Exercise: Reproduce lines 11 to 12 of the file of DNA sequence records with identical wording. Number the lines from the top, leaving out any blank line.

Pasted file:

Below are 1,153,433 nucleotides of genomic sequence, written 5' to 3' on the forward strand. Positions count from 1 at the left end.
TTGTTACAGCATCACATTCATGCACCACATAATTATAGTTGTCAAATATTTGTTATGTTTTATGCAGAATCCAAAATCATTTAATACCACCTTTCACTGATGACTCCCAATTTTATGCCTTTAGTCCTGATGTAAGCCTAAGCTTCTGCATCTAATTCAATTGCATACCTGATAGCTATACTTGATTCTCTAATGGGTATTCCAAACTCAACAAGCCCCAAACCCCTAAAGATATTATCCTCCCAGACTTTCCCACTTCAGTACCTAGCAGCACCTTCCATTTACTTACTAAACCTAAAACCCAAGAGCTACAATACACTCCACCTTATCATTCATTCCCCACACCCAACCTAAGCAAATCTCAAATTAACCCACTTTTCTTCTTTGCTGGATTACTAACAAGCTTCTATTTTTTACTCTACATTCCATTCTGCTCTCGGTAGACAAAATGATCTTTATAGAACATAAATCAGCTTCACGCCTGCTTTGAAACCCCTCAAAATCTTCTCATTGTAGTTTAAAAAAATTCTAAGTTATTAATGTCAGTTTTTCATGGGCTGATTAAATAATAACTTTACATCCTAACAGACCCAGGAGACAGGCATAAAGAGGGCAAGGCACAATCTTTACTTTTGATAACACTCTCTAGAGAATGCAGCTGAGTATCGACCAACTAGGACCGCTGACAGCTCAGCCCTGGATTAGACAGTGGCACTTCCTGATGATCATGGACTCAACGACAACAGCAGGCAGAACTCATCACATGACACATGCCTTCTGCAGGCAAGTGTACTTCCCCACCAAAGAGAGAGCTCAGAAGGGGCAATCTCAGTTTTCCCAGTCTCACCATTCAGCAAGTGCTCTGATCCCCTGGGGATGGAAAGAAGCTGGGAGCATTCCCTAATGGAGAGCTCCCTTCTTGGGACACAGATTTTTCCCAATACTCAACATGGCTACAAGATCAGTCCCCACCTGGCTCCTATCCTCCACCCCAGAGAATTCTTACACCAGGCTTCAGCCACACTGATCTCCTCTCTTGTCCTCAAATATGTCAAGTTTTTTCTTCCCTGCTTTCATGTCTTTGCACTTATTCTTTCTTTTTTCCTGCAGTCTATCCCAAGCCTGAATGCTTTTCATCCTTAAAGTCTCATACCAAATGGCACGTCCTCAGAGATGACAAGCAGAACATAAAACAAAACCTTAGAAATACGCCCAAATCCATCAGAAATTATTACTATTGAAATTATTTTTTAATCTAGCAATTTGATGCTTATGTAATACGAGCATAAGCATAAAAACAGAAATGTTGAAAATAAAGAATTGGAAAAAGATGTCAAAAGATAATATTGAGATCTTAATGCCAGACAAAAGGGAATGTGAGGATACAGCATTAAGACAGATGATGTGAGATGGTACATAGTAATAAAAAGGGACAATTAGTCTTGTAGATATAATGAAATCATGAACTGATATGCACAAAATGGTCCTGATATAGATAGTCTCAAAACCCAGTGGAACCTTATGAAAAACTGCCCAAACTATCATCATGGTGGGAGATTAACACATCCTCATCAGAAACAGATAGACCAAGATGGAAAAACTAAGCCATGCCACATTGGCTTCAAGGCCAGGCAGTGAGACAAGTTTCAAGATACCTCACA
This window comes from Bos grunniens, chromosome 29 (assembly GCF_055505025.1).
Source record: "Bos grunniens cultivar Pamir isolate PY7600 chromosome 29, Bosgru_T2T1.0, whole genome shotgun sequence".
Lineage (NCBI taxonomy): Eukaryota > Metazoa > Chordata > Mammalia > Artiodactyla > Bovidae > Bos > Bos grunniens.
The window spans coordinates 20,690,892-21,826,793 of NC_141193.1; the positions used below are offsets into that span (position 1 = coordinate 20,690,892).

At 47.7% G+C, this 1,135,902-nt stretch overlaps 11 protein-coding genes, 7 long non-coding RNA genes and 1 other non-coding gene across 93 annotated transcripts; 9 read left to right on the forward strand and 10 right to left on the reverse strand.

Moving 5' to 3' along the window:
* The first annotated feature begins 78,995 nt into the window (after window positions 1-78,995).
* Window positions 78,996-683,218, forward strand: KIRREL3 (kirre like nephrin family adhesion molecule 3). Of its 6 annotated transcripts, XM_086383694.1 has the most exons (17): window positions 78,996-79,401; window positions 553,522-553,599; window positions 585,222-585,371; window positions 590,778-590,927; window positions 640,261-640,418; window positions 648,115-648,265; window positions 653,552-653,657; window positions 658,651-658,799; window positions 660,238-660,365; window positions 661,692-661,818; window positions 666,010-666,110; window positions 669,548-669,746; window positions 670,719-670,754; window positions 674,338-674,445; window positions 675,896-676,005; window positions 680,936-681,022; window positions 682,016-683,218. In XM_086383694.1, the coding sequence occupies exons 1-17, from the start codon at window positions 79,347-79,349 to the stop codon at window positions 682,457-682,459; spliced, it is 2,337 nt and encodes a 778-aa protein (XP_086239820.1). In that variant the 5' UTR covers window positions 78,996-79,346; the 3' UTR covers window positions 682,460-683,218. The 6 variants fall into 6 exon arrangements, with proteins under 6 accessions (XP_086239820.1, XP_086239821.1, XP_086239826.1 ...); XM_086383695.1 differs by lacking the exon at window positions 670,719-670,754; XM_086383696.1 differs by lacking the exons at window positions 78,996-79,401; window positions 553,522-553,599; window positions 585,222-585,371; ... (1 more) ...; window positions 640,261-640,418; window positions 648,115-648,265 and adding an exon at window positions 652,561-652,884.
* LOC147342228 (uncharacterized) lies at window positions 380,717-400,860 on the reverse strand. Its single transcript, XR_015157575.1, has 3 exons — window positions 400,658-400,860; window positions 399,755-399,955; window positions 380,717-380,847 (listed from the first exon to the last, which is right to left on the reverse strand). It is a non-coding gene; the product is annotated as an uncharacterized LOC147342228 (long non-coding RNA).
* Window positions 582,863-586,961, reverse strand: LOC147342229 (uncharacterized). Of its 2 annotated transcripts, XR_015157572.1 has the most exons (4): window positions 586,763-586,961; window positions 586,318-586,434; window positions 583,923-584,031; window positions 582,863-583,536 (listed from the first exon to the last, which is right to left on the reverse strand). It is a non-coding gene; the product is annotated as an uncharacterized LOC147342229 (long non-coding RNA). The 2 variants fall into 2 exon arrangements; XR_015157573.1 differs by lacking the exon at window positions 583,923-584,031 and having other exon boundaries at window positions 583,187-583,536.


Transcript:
* LOC147342228 (uncharacterized) lies at window positions 380,717-400,860 on the reverse strand. Its single transcript, XR_015157575.1, has 3 exons — window positions 400,658-400,860; window positions 399,755-399,955; window positions 380,717-380,847 (listed from the first exon to the last, which is right to left on the reverse strand). It is a non-coding gene; the product is annotated as an uncharacterized LOC147342228 (long non-coding RNA).
* Window positions 582,863-586,961, reverse strand: LOC147342229 (uncharacterized). Of its 2 annotated transcripts, XR_015157572.1 has the most exons (4): window positions 586,763-586,961; window positions 586,318-586,434; window positions 583,923-584,031; window positions 582,863-583,536 (listed from the first exon to the last, which is right to left on the reverse strand). It is a non-coding gene; the product is annotated as an uncharacterized LOC147342229 (long non-coding RNA). The 2 variants fall into 2 exon arrangements; XR_015157573.1 differs by lacking the exon at window positions 583,923-584,031 and having other exon boundaries at window positions 583,187-583,536.